Resistance In The Handmaid's Tale

928 Words4 Pages
Offred does not claim her story to be completely true, leaving a room for ambiguity and doubt. In a search for accuracy, she constantly changes her stories, twists and recreates them in a new way. For instance, thinking about her husband Luke, she imagines him being dead, imprisoned, and escaped and believe in “all three versions of Luke, at one and the same time”(121). Another example is her description of her encounter with Nick in several completely different ways and the further confession that “it didn’t happen that way either” (317). Offred admits her story is a reconstruction, because “it’s impossible to say a thing exactly the way it was” (158). Though a struggle to be as honest as possible, Offred gives readers different versions of the same event without making it clear what she…show more content…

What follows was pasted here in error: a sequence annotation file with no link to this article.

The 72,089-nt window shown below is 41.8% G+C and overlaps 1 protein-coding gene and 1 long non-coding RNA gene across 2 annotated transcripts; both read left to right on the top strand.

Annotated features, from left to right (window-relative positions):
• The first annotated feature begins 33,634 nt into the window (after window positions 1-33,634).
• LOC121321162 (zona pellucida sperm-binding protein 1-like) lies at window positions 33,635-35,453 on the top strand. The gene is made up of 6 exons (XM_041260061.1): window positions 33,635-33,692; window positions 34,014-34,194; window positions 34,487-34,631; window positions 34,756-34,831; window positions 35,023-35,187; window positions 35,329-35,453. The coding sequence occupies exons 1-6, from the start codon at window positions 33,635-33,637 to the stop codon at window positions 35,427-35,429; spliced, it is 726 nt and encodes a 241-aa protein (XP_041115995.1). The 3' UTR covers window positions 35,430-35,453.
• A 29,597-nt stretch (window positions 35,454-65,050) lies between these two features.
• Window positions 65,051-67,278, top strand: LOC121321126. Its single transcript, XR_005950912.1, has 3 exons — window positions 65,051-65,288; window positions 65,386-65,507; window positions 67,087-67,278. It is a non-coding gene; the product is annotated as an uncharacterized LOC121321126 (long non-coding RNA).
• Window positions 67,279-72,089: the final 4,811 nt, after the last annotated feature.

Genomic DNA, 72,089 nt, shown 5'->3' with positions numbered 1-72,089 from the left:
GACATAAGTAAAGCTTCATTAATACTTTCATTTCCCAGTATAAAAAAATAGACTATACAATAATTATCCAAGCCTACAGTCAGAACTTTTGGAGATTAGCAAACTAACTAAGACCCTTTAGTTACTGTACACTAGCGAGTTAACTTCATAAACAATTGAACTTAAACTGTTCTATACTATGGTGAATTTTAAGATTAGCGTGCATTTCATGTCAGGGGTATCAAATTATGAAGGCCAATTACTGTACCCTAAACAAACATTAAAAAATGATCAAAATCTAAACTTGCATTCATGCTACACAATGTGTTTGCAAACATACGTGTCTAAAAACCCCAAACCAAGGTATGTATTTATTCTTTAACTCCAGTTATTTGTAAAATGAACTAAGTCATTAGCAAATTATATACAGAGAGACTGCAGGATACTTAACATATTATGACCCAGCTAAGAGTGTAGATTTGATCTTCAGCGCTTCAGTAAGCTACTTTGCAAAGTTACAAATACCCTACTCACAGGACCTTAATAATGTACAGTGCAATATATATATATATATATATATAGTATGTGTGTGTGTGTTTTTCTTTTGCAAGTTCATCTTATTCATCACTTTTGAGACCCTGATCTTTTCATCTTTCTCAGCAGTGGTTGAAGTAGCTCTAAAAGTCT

At the same time, the Historical Notes reveal that other records of those who lived in Gilead also exist (346). Though Offred has never participated in a coordinated regime subversive activity, her story, along with those of other survivors, now form a polyphony of resistance. Storytelling in The Handmaid’s Tale performs various functions: it is Offred’s way of resistance, her survival strategy, her intellectual pastime, and a testimony to the future. By telling herself stories she escapes into memories, shape and change her experience, and substitute the lacking communication. She uses storytelling to preserve herself, to validate her existence, to prove her life matters. Moreover, for Offred, recording her stories is the only way to send a message to the world outside Gilead in hope that one day it will be delivered. She does not try to be accurate about the history and society of dystopian Gilead, yet she is precise in describing her feelings and emotions, knowing that she is not alone: there are other handmaids with similar stories and there are her believed
Open Document